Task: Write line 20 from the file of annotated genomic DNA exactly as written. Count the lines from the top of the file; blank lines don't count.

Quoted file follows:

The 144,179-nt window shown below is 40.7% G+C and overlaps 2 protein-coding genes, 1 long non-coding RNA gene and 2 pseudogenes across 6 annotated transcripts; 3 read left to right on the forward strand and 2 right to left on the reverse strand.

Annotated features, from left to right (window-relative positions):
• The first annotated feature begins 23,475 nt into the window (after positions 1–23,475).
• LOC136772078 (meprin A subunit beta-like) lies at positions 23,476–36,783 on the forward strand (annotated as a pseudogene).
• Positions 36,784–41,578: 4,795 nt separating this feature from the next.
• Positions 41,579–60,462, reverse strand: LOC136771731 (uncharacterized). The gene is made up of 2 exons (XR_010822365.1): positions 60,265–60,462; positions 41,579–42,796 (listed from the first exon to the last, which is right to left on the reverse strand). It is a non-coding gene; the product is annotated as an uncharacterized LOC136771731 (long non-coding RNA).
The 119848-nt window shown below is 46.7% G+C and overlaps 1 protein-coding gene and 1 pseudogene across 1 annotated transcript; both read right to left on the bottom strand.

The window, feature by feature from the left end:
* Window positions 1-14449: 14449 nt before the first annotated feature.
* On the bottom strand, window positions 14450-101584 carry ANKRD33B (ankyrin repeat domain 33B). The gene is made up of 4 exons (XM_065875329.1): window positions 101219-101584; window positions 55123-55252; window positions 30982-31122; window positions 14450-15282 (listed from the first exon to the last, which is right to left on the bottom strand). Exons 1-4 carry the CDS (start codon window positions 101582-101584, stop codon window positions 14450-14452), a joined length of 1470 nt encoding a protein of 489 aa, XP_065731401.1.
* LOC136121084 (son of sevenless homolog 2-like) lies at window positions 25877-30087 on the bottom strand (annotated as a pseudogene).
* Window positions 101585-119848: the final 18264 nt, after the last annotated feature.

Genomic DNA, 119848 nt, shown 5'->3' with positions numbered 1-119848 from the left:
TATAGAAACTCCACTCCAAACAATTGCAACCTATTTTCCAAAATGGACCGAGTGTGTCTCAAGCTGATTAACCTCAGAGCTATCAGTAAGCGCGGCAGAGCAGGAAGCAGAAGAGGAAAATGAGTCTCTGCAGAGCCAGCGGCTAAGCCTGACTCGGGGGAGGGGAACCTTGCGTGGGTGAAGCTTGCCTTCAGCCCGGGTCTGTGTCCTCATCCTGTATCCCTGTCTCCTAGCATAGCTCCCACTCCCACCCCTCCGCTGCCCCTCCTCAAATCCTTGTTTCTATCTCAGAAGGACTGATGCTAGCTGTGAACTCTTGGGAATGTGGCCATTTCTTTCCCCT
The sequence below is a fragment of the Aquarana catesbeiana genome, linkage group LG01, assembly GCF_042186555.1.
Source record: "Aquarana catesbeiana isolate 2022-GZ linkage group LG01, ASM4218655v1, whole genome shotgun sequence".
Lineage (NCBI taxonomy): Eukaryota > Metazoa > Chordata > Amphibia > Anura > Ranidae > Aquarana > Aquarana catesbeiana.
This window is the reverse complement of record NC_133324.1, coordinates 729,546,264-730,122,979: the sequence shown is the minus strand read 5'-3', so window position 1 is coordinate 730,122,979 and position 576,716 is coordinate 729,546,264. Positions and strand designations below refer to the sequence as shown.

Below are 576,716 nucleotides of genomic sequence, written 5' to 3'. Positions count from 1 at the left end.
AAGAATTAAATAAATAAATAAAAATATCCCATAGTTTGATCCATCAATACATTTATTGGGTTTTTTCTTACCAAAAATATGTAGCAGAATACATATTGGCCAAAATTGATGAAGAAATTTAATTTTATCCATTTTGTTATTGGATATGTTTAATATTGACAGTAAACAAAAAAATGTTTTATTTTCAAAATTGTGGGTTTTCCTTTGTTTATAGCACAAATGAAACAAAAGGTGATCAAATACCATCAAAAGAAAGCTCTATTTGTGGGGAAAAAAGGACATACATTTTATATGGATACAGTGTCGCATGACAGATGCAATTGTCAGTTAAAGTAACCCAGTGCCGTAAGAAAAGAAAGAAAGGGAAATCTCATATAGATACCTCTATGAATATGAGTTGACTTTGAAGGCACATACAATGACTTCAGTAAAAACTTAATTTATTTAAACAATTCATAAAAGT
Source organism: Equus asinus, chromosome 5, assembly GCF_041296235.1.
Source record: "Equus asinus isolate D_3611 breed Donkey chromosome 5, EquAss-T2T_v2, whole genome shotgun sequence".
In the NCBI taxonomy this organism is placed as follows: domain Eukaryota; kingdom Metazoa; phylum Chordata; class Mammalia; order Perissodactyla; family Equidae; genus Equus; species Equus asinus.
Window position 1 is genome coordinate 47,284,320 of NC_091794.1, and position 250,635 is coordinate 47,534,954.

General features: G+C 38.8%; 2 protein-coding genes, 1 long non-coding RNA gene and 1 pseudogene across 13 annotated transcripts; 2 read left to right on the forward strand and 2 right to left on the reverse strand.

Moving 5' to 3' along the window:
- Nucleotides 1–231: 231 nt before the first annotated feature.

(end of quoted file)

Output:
AAGAATTAAATAAATAAATAAAAATATCCCATAGTTTGATCCATCAATACATTTATTGGGTTTTTTCTTACCAAAAATATGTAGCAGAATACATATTGGCCAAAATTGATGAAGAAATTTAATTTTATCCATTTTGTTATTGGATATGTTTAATATTGACAGTAAACAAAAAAATGTTTTATTTTCAAAATTGTGGGTTTTCCTTTGTTTATAGCACAAATGAAACAAAAGGTGATCAAATACCATCAAAAGAAAGCTCTATTTGTGGGGAAAAAAGGACATACATTTTATATGGATACAGTGTCGCATGACAGATGCAATTGTCAGTTAAAGTAACCCAGTGCCGTAAGAAAAGAAAGAAAGGGAAATCTCATATAGATACCTCTATGAATATGAGTTGACTTTGAAGGCACATACAATGACTTCAGTAAAAACTTAATTTATTTAAACAATTCATAAAAGT